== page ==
Covid impact: Pollution goes down


Maharashtra, Nov 27 (ANI): Passengers from the Gujarat and Rajasthan are being screened for temperature on their arrival at Bandra Terminus in Mumbai on Friday. (ANI Photo)

On the positive side, sharp decline in pollution across the country: Report

Our Bureau
New Delhi
Contracting for the eighth consecutive month, the output of eight core infrastructure sectors dropped by 2.5 per cent in October, mainly due to decline in production of crude oil, natural gas, refinery products and steel. The production of eight core sectors had contracted 5.5 per cent in October 2019, data released by the commerce and industry ministry showed on Friday.

While coal, fertilizer, cement and electricity recorded positive growth, crude oil, natural gas, refinery products and steel registered negative growth in the month under review.

During April-October, the sectors’ output declined by 13 per cent as compared to a growth of 0.3 per cent in the same period of the previous year.

There are other signs of worry too. A study by Atlassian Corporation has found that 83% of employees in India are still nervous about going back to office in the absence of a Covid-19 vaccine and with restrictions still in place across cities.

The study — Reworking Work: Understanding the Rise of Work Anywhere — also found that Indian employees were more likely to want to work completely from home (66%) than any other country surveyed.

Many reported a sense of ‘relief’ being free from the “usual presenteeism of the office environment.” 70% of people reported their job satisfaction is better than before Covid-19 restrictions. In fact, 61% of employees find it manageable to effectively work from home during the Covid-19 restrictions.
86% of employees thought the members of their team feel closer to each other now, and 75% thought their team worked better together compared to pre-Covid. “The majority of Indian employees (89%) reported a feeling of unity and cohesion in their team. Another insightful revelation was that one in two (50%) of managers said their job security was much better now than before Covid-19,” the study said.

From an organizational perspective, 88% of Indian employees believed their company was already well prepared for returning to office, while 78% of the workforce in India were “annoyed that it took a pandemic to allow them to work from home.”

However, 81% of people in India say it’s more difficult to maintain boundaries between work and personal lives compared to 79% in Australia and 58% in the US. The study, commissioned by Atlassian and conducted by Australian research agency PaperGiant, surveyed 1,425 Indian participants from tier 1, 2 and 3 cities over four weeks in October.

In another important development, it has been revealed that Mobility restrictions due to the coronavirus and emergence of trends around home/remote office, education and entertainment have decluttered Indian cities that have seen a sharp reduction in travel in the months since the lockdown. The trend has also made the cities less polluted with reduced vehicular traffic as well as lower congestion roads, according to a study.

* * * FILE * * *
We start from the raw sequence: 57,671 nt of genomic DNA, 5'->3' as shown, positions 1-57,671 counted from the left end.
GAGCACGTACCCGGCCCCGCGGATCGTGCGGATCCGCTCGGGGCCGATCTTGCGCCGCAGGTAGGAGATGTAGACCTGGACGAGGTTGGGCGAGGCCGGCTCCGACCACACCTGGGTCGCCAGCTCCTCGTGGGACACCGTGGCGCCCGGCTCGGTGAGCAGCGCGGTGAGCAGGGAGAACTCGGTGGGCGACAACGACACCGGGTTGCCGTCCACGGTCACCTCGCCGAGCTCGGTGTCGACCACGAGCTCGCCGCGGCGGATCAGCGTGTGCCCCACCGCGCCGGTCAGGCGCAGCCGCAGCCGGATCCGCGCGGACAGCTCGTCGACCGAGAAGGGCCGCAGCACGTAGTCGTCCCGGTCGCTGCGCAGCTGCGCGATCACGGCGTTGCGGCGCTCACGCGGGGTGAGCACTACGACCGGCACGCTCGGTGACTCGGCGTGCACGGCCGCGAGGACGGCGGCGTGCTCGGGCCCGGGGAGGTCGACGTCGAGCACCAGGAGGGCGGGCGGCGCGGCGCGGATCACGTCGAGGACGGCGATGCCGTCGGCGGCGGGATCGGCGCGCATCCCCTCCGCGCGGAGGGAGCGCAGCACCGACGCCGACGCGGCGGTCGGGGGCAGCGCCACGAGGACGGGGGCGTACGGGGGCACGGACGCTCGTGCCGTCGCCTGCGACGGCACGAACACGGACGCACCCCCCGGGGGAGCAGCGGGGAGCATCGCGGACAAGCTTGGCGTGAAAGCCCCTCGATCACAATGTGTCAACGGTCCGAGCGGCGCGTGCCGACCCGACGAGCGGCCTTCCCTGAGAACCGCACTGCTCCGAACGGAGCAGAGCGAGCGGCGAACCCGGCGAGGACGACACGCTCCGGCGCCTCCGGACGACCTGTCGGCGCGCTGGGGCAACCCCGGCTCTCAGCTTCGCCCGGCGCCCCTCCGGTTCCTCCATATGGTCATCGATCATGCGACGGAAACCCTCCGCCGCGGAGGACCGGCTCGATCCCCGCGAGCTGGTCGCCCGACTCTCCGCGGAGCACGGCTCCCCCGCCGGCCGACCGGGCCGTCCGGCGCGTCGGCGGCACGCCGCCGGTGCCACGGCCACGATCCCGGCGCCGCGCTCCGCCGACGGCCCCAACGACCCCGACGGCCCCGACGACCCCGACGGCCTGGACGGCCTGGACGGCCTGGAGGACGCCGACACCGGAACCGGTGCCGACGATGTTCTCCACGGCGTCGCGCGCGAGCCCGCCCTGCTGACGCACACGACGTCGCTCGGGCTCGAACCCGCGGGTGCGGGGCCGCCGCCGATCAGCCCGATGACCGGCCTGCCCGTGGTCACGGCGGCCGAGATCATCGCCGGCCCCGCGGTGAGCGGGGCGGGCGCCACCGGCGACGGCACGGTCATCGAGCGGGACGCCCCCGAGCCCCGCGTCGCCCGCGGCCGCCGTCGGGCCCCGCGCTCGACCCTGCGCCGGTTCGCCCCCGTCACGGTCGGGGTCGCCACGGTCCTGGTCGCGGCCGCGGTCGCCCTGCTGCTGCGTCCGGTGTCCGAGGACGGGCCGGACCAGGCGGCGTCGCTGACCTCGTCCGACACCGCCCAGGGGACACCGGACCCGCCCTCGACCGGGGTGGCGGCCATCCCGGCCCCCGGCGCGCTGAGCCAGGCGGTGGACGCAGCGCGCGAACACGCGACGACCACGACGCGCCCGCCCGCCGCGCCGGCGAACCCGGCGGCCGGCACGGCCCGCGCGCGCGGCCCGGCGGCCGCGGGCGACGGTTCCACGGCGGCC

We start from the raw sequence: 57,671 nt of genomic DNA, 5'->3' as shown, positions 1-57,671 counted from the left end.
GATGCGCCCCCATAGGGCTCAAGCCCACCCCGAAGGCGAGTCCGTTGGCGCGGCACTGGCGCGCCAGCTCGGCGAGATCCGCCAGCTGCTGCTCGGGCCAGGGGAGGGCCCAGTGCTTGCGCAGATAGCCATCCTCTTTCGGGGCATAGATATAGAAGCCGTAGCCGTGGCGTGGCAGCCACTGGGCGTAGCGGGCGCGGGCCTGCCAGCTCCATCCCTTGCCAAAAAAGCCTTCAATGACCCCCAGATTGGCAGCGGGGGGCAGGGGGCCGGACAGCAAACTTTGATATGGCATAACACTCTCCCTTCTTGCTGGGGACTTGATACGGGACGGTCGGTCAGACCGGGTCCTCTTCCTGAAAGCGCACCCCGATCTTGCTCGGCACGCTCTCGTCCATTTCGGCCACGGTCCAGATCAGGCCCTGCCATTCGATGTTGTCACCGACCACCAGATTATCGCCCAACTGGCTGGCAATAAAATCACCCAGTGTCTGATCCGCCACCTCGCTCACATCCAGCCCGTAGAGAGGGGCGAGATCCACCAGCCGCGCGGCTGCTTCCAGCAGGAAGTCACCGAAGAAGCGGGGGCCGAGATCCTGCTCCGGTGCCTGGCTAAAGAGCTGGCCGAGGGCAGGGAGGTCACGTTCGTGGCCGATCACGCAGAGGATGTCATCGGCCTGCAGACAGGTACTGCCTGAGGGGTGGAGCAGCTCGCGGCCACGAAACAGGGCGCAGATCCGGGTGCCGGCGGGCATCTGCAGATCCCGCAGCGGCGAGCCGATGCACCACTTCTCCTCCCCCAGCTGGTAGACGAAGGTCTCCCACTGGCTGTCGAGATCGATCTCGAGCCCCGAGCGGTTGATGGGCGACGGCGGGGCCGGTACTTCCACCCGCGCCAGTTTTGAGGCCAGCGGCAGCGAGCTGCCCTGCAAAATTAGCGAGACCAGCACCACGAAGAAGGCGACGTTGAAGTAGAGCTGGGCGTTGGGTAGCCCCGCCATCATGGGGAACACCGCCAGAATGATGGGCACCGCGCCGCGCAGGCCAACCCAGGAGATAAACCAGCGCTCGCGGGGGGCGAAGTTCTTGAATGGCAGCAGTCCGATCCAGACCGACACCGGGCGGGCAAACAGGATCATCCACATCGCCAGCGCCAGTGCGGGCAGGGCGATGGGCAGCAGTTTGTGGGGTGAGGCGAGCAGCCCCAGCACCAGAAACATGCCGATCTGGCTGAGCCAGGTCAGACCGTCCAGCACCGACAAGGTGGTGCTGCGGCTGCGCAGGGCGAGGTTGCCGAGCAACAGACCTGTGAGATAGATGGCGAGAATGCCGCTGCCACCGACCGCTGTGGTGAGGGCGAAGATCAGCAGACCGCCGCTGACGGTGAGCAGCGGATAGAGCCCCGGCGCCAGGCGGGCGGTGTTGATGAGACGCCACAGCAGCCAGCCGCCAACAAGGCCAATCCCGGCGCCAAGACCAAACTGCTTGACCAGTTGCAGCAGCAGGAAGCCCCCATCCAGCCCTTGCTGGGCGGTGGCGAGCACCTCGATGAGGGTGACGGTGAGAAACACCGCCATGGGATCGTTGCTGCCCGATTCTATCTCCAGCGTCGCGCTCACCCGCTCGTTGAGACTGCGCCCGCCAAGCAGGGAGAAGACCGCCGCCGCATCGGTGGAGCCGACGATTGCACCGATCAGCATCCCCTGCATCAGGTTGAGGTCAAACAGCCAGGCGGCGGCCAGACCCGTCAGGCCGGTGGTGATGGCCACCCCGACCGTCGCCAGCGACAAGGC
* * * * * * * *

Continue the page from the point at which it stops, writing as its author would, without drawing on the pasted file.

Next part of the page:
As work-, entertainment-, and education-from-home picked up, India witnessed a massive 69% decline in travel related to work/office, the highest fall among bigger economies, according to a Mobility Consumer Index Survey by EY.EY had conducted the survey with 3,300 respondents (500 in India) across nine countries — India, China, Italy, Singapore, South Korea, Sweden, Germany, the UK & the US — to explore the impact of Covid on consumer attitude and behavior.

The survey showed that the fall in work travel was mirrored almost parallelly by the reduction in social travel that declined by 59% and household travel that fell by 58%.

According to the survey, average weekly travel time has come down by 40% from 6 hours to 3.7 hours per person. Of the nine countries surveyed, India and Singapore witnessed the maximum decline in average weekly commute time. EY said that a long-term decline in commuting time could mean a lower peak demand and less strain on public transport systems and road networks. “This profuse reduction in use of public transport and road networks brings forth a challenging situation for the trains, buses and subway operators that find it difficult to generate enough revenue to meet their operational costs which have already risen due to Covid-19 control measures that were instituted into the system.”

EY analysis indicated that monthly per capita emissions of carbon dioxide fell globally across all three travel segments, broadly tracking the decline in journey numbers noted. Vinay Raghunath, automotive sector leader at EY India, said the change in mobility dynamics and consumer behavior will push stakeholders to think through new operating models.

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